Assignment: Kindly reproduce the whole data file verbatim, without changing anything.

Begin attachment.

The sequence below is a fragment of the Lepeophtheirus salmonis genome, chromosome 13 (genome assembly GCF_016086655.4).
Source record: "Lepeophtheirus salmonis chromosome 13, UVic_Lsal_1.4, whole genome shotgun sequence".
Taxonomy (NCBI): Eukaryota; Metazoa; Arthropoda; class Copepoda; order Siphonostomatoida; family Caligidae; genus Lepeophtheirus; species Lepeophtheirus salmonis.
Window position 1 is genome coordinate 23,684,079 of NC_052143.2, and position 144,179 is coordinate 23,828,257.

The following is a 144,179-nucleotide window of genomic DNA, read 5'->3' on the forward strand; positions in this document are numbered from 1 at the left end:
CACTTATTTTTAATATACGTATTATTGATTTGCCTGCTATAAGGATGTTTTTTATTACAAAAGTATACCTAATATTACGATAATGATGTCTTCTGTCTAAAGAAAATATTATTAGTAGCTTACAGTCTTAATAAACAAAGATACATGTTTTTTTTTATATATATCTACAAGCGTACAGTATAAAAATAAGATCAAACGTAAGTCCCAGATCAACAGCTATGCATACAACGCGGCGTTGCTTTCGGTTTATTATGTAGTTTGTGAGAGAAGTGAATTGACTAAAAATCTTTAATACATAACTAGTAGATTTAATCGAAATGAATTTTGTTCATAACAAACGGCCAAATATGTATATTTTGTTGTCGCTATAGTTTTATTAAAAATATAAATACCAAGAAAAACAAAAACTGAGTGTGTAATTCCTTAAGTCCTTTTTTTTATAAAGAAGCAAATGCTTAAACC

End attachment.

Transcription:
The sequence below is a fragment of the Lepeophtheirus salmonis genome, chromosome 13 (genome assembly GCF_016086655.4).
Source record: "Lepeophtheirus salmonis chromosome 13, UVic_Lsal_1.4, whole genome shotgun sequence".
Taxonomy (NCBI): Eukaryota; Metazoa; Arthropoda; class Copepoda; order Siphonostomatoida; family Caligidae; genus Lepeophtheirus; species Lepeophtheirus salmonis.
Window position 1 is genome coordinate 23,684,079 of NC_052143.2, and position 144,179 is coordinate 23,828,257.

The following is a 144,179-nucleotide window of genomic DNA, read 5'->3' on the forward strand; positions in this document are numbered from 1 at the left end:
CACTTATTTTTAATATACGTATTATTGATTTGCCTGCTATAAGGATGTTTTTTATTACAAAAGTATACCTAATATTACGATAATGATGTCTTCTGTCTAAAGAAAATATTATTAGTAGCTTACAGTCTTAATAAACAAAGATACATGTTTTTTTTTATATATATCTACAAGCGTACAGTATAAAAATAAGATCAAACGTAAGTCCCAGATCAACAGCTATGCATACAACGCGGCGTTGCTTTCGGTTTATTATGTAGTTTGTGAGAGAAGTGAATTGACTAAAAATCTTTAATACATAACTAGTAGATTTAATCGAAATGAATTTTGTTCATAACAAACGGCCAAATATGTATATTTTGTTGTCGCTATAGTTTTATTAAAAATATAAATACCAAGAAAAACAAAAACTGAGTGTGTAATTCCTTAAGTCCTTTTTTTTATAAAGAAGCAAATGCTTAAACC